By 2040, Nevada will have to increase the number of PCAs by 82 percent, but with 50 percent of the current PCA workforce between the ages of 45 and 64, the next 20 years will also see that portion exit the labor force and age into the demographic most in need of care.
Medicaid reimbursements and low wages
As need increases, workforce growth is projected to remain flat — and low salaries and a lack of benefits mean neither the think tank nor Nevada’s union expect that to change without legislative action.
The median salary of a PCA in the state is $23,020, which is an hourly wage of $11.07. The Guinn Center estimates that the average cost of living for a single aide with no children in the Las Vegas area is $32,410 per year, more than $9,000 more than the median salary.
In order to fill that gap, a PCA would have to work 56 hours a week or have hourly wages increased to more than $15 per hour. Nevada is ranked 31st in the country for median PCA salary, with the Nevada rate being $1,000 below the national median.
A major determinant of wages for PCAs is the Medicaid reimbursement rate for personal care services. Medicaid was the largest payer for personal care services in the state as of 2018.
The system reimburses agencies for services rendered to covered patients, and the hourly reimbursement rate sets the ceiling for what individual aides will be paid; part of that rate goes towards overhead for the agency employing the workers before the remainder is distributed to individual aides. In August 2020, that rate was the lowest it has been since 2003.
“Low-paying jobs that are depressed by a Medicaid reimbursement rate that has not kept up with inflation are contributing to a shrinking pool of available workers who can find more lucrative positions in leisure/hospitality or distribution/fulfillment centers,” says the Guinn Center’s report.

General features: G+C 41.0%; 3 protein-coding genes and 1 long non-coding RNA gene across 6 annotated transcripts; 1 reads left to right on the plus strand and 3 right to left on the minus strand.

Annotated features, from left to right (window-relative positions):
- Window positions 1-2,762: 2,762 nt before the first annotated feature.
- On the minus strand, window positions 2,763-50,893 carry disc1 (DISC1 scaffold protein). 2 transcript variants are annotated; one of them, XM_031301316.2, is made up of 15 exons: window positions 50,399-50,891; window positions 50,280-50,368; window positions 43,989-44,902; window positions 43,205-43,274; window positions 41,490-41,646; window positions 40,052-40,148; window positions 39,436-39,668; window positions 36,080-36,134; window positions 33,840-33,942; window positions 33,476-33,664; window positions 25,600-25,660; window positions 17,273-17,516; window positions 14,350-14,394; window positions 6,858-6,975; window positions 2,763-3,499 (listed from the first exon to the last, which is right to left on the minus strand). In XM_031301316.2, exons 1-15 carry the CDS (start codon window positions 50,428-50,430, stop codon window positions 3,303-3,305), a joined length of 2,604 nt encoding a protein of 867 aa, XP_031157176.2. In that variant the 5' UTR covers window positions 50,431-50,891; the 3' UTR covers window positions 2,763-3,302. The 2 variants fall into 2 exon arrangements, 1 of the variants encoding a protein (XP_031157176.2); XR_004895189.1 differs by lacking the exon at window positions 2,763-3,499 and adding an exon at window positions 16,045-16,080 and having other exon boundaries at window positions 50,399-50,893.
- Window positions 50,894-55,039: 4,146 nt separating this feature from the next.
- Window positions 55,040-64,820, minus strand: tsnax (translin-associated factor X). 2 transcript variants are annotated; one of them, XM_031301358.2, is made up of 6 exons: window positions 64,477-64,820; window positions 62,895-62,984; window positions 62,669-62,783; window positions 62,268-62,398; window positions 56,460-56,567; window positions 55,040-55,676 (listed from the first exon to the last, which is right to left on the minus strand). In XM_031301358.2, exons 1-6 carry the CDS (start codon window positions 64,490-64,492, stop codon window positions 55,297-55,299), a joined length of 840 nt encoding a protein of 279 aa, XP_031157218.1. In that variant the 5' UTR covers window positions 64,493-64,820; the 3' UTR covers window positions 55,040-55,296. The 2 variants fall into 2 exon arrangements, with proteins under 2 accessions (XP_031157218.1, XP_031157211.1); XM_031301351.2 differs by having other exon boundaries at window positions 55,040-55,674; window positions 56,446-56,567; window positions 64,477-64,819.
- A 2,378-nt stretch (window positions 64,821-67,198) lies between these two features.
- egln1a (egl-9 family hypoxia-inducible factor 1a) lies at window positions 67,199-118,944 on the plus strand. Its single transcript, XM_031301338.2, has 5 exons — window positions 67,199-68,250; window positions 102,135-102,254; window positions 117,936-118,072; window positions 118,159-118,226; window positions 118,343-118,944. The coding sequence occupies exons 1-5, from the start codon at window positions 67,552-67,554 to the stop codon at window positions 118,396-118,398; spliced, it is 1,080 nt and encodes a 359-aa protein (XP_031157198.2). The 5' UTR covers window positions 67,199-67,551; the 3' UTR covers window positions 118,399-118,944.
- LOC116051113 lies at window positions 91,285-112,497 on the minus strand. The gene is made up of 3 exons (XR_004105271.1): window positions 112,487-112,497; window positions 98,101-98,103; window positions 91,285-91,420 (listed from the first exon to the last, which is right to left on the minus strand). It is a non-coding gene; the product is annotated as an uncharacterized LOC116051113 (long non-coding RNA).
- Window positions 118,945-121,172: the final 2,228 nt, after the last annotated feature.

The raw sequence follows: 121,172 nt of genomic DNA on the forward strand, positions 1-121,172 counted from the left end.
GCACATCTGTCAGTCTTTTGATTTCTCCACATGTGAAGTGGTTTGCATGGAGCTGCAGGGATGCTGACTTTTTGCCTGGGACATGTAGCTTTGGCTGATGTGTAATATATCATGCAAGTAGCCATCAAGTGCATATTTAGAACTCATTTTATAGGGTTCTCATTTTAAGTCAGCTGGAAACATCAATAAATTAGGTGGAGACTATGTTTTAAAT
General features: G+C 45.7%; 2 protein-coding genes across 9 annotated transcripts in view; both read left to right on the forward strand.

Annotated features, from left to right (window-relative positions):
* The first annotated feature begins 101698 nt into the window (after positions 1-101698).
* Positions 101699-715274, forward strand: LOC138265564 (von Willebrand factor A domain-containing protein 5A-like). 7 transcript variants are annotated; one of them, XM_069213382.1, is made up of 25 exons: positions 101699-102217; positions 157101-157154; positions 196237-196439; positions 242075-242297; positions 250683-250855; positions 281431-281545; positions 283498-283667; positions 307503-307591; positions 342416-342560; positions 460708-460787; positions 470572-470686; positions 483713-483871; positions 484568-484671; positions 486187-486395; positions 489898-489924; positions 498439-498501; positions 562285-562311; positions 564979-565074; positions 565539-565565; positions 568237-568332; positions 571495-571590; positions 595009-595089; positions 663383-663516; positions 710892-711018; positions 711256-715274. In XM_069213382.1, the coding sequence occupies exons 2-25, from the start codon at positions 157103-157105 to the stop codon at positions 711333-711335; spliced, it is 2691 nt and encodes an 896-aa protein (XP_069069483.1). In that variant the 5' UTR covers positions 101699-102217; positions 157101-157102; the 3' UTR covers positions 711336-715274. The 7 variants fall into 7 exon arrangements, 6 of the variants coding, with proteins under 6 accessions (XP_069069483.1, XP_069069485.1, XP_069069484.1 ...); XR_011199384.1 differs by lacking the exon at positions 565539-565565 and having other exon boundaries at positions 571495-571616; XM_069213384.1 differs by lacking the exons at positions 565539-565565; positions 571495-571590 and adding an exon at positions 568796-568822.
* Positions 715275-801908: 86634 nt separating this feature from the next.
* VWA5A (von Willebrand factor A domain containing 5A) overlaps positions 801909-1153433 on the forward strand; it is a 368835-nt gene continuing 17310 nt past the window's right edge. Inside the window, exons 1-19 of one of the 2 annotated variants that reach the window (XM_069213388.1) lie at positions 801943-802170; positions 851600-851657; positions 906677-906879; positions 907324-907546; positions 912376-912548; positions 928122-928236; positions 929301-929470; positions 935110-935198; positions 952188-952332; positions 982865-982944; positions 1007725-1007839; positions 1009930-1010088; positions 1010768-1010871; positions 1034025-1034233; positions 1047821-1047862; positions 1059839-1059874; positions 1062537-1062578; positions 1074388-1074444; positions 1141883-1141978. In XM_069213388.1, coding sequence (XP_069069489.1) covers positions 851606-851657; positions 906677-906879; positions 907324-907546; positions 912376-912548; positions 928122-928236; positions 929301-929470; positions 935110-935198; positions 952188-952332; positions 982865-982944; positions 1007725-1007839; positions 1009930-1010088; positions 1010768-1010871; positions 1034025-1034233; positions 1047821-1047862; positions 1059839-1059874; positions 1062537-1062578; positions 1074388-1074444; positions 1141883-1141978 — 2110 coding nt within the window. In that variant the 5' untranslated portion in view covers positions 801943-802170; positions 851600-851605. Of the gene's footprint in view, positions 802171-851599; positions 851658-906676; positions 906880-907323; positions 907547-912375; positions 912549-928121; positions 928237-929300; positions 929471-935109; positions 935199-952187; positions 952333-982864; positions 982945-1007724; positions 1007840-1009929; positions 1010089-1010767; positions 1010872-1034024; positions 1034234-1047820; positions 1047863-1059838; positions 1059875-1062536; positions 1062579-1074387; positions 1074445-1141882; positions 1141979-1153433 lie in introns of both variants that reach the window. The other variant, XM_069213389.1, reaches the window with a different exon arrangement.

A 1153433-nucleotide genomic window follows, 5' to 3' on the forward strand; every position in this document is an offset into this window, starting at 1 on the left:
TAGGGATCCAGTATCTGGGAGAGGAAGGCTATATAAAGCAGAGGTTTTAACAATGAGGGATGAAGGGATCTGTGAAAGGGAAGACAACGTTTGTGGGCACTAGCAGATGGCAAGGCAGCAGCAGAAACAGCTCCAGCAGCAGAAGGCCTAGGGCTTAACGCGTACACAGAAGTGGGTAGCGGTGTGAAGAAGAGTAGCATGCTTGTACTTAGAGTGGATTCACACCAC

Reimbursement rates are set by states, and in 2003, Nevada set the rate at $17 per hour. In January 2020, the rate increased slightly, but budget cuts made during a special legislative session this summer and prompted by the COVID-19 pandemic have reduced the rate to $16.52 per hour. If reimbursements had kept up with inflation since 2003, the rate would have been $23.81 in July 2020.
One major provider, Addus Homecare, announced in late August that it will be leaving the state on account of the lowered rates. The exit could cost 300 Nevadans their jobs. A representative of the company told SEIU 1107 that Nevada’s new rate structure no longer allows for workers to make a “living wage.”
While the center had difficulty comparing Nevada’s current rates to those of other states, the 2018 rate of $17 per hour was 20 cents per hour less than the national median. However, it is also difficult to compare rates because of how reimbursements are allocated.